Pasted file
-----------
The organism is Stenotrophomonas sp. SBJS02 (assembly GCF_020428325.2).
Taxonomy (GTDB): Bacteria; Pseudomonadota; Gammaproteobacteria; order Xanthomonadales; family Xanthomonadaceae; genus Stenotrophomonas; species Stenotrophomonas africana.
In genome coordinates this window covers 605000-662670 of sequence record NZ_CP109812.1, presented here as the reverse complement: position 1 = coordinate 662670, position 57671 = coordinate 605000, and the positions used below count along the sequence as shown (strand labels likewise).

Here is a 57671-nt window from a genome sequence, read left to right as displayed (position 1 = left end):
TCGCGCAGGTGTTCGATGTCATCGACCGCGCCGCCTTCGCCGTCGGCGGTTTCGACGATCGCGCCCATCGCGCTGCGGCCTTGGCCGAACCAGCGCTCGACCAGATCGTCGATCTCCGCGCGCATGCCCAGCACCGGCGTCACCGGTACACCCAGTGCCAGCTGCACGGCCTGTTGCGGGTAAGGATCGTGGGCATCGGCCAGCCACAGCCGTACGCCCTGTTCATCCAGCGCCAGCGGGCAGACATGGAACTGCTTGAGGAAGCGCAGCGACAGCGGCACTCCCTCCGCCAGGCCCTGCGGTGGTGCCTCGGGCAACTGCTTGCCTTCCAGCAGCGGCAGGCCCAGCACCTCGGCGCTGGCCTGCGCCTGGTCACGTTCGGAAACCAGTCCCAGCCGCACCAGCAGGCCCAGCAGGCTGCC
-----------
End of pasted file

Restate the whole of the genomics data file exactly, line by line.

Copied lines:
The organism is Stenotrophomonas sp. SBJS02 (assembly GCF_020428325.2).
Taxonomy (GTDB): Bacteria; Pseudomonadota; Gammaproteobacteria; order Xanthomonadales; family Xanthomonadaceae; genus Stenotrophomonas; species Stenotrophomonas africana.
In genome coordinates this window covers 605000-662670 of sequence record NZ_CP109812.1, presented here as the reverse complement: position 1 = coordinate 662670, position 57671 = coordinate 605000, and the positions used below count along the sequence as shown (strand labels likewise).

Here is a 57671-nt window from a genome sequence, read left to right as displayed (position 1 = left end):
TCGCGCAGGTGTTCGATGTCATCGACCGCGCCGCCTTCGCCGTCGGCGGTTTCGACGATCGCGCCCATCGCGCTGCGGCCTTGGCCGAACCAGCGCTCGACCAGATCGTCGATCTCCGCGCGCATGCCCAGCACCGGCGTCACCGGTACACCCAGTGCCAGCTGCACGGCCTGTTGCGGGTAAGGATCGTGGGCATCGGCCAGCCACAGCCGTACGCCCTGTTCATCCAGCGCCAGCGGGCAGACATGGAACTGCTTGAGGAAGCGCAGCGACAGCGGCACTCCCTCCGCCAGGCCCTGCGGTGGTGCCTCGGGCAACTGCTTGCCTTCCAGCAGCGGCAGGCCCAGCACCTCGGCGCTGGCCTGCGCCTGGTCACGTTCGGAAACCAGTCCCAGCCGCACCAGCAGGCCCAGCAGGCTGCC